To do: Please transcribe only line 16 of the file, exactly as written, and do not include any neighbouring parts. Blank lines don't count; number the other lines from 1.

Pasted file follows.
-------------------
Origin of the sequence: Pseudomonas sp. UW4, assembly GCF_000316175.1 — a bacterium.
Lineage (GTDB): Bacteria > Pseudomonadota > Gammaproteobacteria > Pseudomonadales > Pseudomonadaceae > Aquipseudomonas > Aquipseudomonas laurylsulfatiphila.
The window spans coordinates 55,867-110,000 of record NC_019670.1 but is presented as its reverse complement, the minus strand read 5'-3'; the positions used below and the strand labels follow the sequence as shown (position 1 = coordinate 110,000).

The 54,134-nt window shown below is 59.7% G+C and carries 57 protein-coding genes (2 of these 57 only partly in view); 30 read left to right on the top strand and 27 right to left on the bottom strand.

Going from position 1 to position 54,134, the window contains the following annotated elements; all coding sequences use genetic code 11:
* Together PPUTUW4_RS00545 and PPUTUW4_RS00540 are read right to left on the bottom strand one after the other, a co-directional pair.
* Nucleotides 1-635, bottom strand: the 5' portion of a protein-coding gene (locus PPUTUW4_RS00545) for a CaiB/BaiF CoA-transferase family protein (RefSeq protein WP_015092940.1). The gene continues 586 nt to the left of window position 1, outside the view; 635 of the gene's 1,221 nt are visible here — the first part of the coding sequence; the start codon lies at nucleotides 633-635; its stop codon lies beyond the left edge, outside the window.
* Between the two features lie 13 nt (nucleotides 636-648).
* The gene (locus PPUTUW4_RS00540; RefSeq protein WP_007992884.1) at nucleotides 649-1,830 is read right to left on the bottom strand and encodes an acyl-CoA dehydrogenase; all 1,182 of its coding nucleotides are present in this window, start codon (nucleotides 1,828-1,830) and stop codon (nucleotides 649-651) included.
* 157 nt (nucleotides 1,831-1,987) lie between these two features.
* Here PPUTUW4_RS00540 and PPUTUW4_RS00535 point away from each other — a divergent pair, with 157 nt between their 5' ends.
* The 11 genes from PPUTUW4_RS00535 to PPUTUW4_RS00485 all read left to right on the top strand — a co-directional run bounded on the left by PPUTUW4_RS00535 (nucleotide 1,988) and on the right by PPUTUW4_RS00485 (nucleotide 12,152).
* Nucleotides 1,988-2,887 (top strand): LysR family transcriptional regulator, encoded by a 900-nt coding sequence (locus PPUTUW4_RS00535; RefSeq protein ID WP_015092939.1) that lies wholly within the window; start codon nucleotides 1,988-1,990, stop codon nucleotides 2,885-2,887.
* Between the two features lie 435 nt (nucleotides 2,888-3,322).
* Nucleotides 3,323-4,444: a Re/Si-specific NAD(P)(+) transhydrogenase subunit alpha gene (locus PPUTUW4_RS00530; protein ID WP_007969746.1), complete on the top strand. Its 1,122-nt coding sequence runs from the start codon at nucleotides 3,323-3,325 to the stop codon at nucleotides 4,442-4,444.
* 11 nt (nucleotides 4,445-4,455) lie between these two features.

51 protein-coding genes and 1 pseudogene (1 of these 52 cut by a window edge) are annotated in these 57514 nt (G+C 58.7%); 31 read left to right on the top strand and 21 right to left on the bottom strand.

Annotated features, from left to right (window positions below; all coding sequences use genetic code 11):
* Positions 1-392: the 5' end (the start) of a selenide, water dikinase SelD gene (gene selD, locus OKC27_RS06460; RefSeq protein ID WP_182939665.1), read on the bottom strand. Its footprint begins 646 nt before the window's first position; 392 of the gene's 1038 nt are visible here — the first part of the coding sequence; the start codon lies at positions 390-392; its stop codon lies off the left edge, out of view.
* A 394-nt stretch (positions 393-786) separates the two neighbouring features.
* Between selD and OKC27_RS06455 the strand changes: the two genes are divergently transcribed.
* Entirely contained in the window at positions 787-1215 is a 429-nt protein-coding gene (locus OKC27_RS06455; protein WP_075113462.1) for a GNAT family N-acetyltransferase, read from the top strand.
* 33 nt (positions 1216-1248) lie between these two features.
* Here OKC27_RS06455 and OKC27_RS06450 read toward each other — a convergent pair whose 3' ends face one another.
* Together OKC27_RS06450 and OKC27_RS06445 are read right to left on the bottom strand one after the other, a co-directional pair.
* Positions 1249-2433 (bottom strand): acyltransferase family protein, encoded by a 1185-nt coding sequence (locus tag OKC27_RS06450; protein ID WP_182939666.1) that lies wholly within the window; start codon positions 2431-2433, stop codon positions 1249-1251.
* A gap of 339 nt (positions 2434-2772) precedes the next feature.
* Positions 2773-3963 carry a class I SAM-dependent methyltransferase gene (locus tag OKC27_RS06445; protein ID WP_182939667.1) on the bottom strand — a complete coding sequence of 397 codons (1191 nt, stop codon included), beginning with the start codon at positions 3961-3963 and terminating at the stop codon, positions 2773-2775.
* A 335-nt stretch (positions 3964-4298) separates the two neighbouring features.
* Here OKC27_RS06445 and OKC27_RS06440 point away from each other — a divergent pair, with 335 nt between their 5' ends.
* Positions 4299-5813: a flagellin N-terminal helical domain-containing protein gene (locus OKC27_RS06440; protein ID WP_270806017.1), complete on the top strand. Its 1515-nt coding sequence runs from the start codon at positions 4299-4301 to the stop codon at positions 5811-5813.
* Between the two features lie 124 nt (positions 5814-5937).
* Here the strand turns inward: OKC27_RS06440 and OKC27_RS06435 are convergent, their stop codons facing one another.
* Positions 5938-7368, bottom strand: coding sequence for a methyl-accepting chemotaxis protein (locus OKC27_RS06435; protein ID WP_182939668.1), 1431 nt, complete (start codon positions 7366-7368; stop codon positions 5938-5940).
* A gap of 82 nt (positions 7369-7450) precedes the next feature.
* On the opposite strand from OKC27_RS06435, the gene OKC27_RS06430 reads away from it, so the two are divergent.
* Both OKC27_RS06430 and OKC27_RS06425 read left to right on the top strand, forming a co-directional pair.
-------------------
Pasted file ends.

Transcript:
* 11 nt (nucleotides 4,445-4,455) lie between these two features.